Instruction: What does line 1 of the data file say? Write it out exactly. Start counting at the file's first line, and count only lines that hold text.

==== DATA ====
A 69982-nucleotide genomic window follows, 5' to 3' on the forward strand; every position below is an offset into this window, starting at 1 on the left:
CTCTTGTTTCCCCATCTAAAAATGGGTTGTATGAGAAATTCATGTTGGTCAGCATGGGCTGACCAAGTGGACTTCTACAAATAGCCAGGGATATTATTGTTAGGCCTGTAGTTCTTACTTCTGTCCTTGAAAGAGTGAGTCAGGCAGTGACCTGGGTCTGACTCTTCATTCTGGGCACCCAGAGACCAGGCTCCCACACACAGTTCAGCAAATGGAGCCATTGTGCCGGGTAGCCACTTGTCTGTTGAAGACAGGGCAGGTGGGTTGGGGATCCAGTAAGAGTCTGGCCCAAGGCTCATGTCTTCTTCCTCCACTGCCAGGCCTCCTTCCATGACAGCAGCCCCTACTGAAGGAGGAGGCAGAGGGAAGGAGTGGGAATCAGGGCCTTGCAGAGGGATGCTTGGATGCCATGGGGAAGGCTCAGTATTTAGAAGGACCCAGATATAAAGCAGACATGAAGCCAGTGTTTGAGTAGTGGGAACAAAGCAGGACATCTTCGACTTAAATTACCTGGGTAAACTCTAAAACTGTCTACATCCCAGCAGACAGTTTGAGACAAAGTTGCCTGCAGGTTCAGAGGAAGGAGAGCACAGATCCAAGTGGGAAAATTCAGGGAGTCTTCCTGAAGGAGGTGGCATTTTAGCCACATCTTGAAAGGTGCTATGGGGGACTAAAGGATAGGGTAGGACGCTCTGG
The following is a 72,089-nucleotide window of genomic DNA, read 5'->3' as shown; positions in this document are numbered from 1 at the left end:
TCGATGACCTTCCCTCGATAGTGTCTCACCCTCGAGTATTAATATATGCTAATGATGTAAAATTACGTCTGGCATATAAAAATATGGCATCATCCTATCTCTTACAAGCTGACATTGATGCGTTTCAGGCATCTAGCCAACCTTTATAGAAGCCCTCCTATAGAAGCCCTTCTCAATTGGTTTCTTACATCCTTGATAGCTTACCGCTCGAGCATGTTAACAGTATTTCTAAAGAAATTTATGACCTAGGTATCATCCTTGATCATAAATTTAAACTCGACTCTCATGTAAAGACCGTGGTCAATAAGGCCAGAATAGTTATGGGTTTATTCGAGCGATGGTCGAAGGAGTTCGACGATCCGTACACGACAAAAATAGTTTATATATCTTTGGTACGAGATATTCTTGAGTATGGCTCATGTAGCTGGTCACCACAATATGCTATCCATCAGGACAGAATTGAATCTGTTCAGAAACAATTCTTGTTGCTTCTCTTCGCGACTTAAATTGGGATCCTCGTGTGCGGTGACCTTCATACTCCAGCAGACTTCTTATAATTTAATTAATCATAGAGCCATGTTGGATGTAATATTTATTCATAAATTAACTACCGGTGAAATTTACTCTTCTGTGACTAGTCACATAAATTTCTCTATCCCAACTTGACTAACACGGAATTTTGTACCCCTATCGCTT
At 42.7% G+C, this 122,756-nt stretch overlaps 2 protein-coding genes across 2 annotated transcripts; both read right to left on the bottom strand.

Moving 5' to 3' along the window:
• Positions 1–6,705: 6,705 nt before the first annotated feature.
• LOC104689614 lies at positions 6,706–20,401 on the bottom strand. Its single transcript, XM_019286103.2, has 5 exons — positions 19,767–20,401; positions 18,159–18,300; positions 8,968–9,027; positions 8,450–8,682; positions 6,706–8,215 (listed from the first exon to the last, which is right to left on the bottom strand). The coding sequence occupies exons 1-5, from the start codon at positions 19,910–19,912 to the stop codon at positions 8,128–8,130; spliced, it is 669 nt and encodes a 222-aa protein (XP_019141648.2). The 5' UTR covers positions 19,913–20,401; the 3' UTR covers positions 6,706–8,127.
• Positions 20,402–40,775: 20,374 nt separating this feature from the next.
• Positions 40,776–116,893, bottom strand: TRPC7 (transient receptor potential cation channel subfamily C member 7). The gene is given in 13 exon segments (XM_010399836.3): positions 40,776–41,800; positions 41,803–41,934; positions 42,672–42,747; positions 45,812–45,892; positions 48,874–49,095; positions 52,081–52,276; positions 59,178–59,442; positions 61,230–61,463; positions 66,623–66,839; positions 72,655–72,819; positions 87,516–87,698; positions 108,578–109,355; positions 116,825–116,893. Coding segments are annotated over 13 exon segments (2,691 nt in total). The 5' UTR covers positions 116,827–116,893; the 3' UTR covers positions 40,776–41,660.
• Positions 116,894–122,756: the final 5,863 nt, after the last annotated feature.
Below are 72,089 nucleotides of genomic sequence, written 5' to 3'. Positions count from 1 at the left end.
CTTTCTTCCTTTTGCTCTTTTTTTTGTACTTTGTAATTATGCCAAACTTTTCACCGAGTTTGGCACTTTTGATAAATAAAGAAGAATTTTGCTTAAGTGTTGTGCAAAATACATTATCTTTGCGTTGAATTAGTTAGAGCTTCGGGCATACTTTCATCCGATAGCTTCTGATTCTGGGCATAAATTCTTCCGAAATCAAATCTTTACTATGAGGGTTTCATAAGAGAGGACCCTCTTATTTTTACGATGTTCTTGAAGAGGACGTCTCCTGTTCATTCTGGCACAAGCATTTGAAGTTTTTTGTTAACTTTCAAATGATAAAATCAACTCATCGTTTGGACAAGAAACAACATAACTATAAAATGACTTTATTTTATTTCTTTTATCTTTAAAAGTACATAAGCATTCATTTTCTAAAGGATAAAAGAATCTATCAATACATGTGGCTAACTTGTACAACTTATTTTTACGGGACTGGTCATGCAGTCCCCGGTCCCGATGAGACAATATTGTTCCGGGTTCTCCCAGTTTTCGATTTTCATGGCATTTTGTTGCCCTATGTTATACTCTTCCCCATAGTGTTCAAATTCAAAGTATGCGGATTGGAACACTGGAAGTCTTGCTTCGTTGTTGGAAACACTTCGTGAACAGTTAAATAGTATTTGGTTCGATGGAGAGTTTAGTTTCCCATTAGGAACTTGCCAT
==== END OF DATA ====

A 69982-nucleotide genomic window follows, 5' to 3' on the forward strand; every position below is an offset into this window, starting at 1 on the left: